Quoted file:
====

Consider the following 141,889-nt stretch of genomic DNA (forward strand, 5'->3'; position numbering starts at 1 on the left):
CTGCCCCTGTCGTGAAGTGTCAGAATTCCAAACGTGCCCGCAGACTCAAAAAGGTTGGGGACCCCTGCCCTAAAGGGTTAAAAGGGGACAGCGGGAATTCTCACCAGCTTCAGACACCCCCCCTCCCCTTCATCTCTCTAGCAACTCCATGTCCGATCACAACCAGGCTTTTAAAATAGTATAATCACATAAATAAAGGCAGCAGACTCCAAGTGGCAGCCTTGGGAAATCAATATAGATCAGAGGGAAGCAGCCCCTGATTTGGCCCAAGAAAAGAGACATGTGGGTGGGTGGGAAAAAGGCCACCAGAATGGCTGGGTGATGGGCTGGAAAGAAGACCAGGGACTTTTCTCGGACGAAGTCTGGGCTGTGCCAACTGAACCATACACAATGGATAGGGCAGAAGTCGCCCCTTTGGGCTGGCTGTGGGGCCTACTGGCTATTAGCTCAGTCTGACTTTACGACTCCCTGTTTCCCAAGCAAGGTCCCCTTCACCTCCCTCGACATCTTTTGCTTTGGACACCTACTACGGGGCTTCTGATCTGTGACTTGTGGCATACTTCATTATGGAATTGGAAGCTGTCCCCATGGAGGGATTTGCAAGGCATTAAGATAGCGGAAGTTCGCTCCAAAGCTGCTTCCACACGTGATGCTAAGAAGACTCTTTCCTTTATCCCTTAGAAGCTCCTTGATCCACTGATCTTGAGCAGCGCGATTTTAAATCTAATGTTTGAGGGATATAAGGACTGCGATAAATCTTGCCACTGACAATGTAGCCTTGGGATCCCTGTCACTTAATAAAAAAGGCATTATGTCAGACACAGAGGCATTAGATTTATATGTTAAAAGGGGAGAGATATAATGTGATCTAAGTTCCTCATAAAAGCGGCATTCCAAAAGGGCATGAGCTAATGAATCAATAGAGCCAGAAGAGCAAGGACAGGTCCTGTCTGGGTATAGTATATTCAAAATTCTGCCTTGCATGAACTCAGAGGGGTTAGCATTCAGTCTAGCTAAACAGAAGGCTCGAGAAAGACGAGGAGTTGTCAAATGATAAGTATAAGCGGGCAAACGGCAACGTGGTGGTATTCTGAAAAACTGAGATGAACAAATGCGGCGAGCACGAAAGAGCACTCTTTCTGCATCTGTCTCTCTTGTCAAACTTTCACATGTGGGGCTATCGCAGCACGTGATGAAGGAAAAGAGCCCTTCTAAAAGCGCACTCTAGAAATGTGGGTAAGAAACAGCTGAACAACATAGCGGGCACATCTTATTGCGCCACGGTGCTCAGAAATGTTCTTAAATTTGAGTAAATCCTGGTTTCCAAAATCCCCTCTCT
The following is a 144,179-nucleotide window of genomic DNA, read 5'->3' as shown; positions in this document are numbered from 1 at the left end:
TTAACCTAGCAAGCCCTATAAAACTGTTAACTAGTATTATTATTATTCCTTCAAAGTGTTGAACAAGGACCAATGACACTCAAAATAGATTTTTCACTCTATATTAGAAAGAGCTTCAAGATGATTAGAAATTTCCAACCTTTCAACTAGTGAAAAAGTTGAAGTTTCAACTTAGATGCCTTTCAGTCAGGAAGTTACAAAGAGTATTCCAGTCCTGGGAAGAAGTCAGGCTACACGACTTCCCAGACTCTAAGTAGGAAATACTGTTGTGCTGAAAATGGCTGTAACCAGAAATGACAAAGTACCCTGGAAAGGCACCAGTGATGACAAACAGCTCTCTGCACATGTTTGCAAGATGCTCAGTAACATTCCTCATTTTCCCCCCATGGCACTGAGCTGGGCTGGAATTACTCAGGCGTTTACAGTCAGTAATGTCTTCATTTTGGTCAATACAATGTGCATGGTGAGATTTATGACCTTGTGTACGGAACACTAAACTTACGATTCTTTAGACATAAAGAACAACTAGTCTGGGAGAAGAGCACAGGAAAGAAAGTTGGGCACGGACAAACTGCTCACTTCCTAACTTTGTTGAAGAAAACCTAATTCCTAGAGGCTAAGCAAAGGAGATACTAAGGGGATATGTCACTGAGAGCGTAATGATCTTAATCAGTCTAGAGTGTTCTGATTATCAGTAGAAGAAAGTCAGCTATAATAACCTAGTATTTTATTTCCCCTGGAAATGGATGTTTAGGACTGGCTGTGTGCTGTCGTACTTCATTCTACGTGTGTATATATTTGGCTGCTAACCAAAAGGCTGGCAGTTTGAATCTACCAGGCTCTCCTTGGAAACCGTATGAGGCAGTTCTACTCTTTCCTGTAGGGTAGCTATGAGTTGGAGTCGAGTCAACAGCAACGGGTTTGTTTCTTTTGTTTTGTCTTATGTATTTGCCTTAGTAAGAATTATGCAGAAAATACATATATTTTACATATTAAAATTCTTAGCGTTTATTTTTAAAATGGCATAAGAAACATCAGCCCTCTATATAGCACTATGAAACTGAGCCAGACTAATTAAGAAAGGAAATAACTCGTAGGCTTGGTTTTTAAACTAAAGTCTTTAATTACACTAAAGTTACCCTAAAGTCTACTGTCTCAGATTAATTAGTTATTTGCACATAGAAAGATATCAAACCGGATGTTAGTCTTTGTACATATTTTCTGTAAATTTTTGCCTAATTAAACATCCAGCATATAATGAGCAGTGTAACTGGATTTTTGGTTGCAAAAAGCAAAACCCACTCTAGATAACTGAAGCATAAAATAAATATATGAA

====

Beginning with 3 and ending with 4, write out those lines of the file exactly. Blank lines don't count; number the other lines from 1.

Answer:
The following is a 144,179-nucleotide window of genomic DNA, read 5'->3' as shown; positions in this document are numbered from 1 at the left end:
TTAACCTAGCAAGCCCTATAAAACTGTTAACTAGTATTATTATTATTCCTTCAAAGTGTTGAACAAGGACCAATGACACTCAAAATAGATTTTTCACTCTATATTAGAAAGAGCTTCAAGATGATTAGAAATTTCCAACCTTTCAACTAGTGAAAAAGTTGAAGTTTCAACTTAGATGCCTTTCAGTCAGGAAGTTACAAAGAGTATTCCAGTCCTGGGAAGAAGTCAGGCTACACGACTTCCCAGACTCTAAGTAGGAAATACTGTTGTGCTGAAAATGGCTGTAACCAGAAATGACAAAGTACCCTGGAAAGGCACCAGTGATGACAAACAGCTCTCTGCACATGTTTGCAAGATGCTCAGTAACATTCCTCATTTTCCCCCCATGGCACTGAGCTGGGCTGGAATTACTCAGGCGTTTACAGTCAGTAATGTCTTCATTTTGGTCAATACAATGTGCATGGTGAGATTTATGACCTTGTGTACGGAACACTAAACTTACGATTCTTTAGACATAAAGAACAACTAGTCTGGGAGAAGAGCACAGGAAAGAAAGTTGGGCACGGACAAACTGCTCACTTCCTAACTTTGTTGAAGAAAACCTAATTCCTAGAGGCTAAGCAAAGGAGATACTAAGGGGATATGTCACTGAGAGCGTAATGATCTTAATCAGTCTAGAGTGTTCTGATTATCAGTAGAAGAAAGTCAGCTATAATAACCTAGTATTTTATTTCCCCTGGAAATGGATGTTTAGGACTGGCTGTGTGCTGTCGTACTTCATTCTACGTGTGTATATATTTGGCTGCTAACCAAAAGGCTGGCAGTTTGAATCTACCAGGCTCTCCTTGGAAACCGTATGAGGCAGTTCTACTCTTTCCTGTAGGGTAGCTATGAGTTGGAGTCGAGTCAACAGCAACGGGTTTGTTTCTTTTGTTTTGTCTTATGTATTTGCCTTAGTAAGAATTATGCAGAAAATACATATATTTTACATATTAAAATTCTTAGCGTTTATTTTTAAAATGGCATAAGAAACATCAGCCCTCTATATAGCACTATGAAACTGAGCCAGACTAATTAAGAAAGGAAATAACTCGTAGGCTTGGTTTTTAAACTAAAGTCTTTAATTACACTAAAGTTACCCTAAAGTCTACTGTCTCAGATTAATTAGTTATTTGCACATAGAAAGATATCAAACCGGATGTTAGTCTTTGTACATATTTTCTGTAAATTTTTGCCTAATTAAACATCCAGCATATAATGAGCAGTGTAACTGGATTTTTGGTTGCAAAAAGCAAAACCCACTCTAGATAACTGAAGCATAAAATAAATATATGAA